Cape Town - A first-round defeat against Jiri Vesely in the China Open this week means Kevin Anderson has tasted failure in the opening encounter of 11 of his 18 tournaments in 2016.
It has been a dismal, deflating period result-wise for South Africa's top tennis player after starting the year ranked 12th in the world and now finding himself in 41st place - and 70th taking into account results over the last nine months alone.
Yet with tennis prize money mushrooming to what it is in this inflated age, Anderson has still managed to accumulate a tidy R8.4m in prize money from his largely unsuccessful 18 tournaments.
It is not, however, in keeping with the R25.2m prize money that he earned last year or the career tournament earnings that have now passed an escalating, awesome R100m mark.
And the question that comes up for answering is whether the 30-year-old Anderson has now reached his zenith as a top force in international tennis.
A succession of injuries early in the year, no doubt, contributed to Anderson's decline, but he has long insisted he is back in tip-top physical condition and highly motivated.
But even more importantly, perhaps, it is the psychological effect and apparent loss of confidence from his poor recent results that seems to be dogging the 6ft 8in big server in more than a few games he has lost that should have been won.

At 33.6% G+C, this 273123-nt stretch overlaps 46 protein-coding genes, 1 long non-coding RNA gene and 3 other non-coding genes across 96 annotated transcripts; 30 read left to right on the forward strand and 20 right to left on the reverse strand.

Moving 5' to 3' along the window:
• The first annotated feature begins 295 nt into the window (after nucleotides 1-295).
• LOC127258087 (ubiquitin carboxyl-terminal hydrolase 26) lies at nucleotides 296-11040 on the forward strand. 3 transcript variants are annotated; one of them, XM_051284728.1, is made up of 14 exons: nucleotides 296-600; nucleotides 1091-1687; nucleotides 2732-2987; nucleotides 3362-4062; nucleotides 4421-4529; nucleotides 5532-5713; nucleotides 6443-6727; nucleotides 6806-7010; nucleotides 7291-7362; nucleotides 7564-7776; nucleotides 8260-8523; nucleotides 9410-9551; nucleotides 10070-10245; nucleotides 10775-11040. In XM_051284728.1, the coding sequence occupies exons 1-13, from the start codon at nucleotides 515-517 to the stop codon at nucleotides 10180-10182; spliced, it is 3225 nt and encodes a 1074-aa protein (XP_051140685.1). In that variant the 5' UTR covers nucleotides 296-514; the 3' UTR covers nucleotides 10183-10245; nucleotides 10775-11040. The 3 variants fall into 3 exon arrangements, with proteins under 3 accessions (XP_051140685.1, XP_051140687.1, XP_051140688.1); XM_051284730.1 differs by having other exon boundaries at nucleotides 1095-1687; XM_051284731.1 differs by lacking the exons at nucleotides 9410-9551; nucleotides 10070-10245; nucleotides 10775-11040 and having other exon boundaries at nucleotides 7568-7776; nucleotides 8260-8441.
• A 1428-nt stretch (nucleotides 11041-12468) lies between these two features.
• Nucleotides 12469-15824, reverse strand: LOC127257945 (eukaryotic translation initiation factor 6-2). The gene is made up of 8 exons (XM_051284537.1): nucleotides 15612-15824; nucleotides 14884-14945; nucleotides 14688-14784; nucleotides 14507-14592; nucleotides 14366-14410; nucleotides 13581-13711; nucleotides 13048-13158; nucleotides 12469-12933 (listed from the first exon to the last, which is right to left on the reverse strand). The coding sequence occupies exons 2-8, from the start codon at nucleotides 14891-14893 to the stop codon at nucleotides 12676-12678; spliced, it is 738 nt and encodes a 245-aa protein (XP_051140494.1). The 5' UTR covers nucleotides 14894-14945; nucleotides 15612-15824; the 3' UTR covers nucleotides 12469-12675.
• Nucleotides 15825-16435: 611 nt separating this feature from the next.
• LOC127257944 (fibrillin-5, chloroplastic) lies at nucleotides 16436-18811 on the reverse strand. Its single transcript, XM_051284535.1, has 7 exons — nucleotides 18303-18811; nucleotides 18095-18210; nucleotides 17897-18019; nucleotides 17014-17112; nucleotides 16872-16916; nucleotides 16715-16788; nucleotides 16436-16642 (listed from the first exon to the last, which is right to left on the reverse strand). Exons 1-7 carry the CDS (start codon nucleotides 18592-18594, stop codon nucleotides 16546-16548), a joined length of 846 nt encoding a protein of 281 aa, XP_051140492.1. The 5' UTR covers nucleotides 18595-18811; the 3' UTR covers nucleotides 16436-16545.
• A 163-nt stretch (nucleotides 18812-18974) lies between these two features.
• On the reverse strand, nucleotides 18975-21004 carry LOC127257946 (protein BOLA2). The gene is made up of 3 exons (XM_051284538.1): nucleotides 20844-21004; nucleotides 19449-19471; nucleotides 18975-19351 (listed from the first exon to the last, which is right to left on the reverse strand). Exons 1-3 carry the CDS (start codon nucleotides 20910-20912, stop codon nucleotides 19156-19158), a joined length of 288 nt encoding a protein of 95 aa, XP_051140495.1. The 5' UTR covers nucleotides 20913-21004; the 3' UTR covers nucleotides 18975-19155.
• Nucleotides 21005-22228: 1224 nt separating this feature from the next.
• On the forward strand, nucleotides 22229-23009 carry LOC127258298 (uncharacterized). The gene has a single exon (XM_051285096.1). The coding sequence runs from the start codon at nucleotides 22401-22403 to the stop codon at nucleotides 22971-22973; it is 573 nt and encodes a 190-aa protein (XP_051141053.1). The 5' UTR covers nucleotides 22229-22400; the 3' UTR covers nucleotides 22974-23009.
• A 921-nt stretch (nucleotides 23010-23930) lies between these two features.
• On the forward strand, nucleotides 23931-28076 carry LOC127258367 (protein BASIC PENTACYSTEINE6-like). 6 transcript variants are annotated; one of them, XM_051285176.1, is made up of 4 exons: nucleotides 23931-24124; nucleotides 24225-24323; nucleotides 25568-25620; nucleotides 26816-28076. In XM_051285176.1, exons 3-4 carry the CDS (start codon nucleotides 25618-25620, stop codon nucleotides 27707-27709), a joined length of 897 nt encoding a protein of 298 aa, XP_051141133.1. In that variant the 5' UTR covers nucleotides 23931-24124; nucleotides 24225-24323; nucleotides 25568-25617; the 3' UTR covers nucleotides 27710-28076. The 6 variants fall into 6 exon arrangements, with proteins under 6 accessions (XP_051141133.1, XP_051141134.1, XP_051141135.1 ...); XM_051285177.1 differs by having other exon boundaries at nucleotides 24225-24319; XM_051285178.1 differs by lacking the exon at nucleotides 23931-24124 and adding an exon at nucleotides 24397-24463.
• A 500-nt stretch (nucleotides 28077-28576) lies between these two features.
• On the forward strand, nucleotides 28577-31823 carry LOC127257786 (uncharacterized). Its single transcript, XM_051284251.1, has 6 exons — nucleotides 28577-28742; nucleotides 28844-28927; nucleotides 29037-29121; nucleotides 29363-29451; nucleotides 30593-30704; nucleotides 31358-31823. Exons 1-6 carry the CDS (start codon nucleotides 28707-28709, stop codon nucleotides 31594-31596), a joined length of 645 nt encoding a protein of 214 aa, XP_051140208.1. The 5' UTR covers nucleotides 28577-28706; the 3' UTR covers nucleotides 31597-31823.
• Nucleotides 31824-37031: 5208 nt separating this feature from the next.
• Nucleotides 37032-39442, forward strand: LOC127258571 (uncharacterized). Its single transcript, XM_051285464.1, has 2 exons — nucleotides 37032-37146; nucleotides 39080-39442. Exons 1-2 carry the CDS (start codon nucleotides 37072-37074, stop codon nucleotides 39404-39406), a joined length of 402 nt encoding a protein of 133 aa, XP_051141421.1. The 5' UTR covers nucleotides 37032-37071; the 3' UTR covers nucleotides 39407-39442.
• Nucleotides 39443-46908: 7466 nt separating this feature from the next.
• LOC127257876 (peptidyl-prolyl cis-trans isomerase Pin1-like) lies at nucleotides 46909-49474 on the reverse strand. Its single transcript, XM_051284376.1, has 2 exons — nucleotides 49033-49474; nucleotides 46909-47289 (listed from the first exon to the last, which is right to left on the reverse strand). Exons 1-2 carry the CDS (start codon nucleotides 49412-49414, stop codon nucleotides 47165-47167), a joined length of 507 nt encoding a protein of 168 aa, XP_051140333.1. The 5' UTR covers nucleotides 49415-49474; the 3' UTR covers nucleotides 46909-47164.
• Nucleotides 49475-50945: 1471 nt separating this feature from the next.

Also, Anderson has become deeply involved in an enterprising coaching programme on the internet and it is a moot point whether this fits in ideally with his own efforts on the court in the effort to eliminate the wavering form that has been blighting his progress.
Strokewise and fitness-wise Anderson's prowess suggests a comeback of the kind that has catapulted Argentinian Juan-Martin del Potro back into prominence after a succession of debilitating injuries is within his means.
It's the mind games bogey he will need to master - and overcome in order to elevate himself to somewhere in the vicinity of the 12th position in the world he occupied less than nine months ago.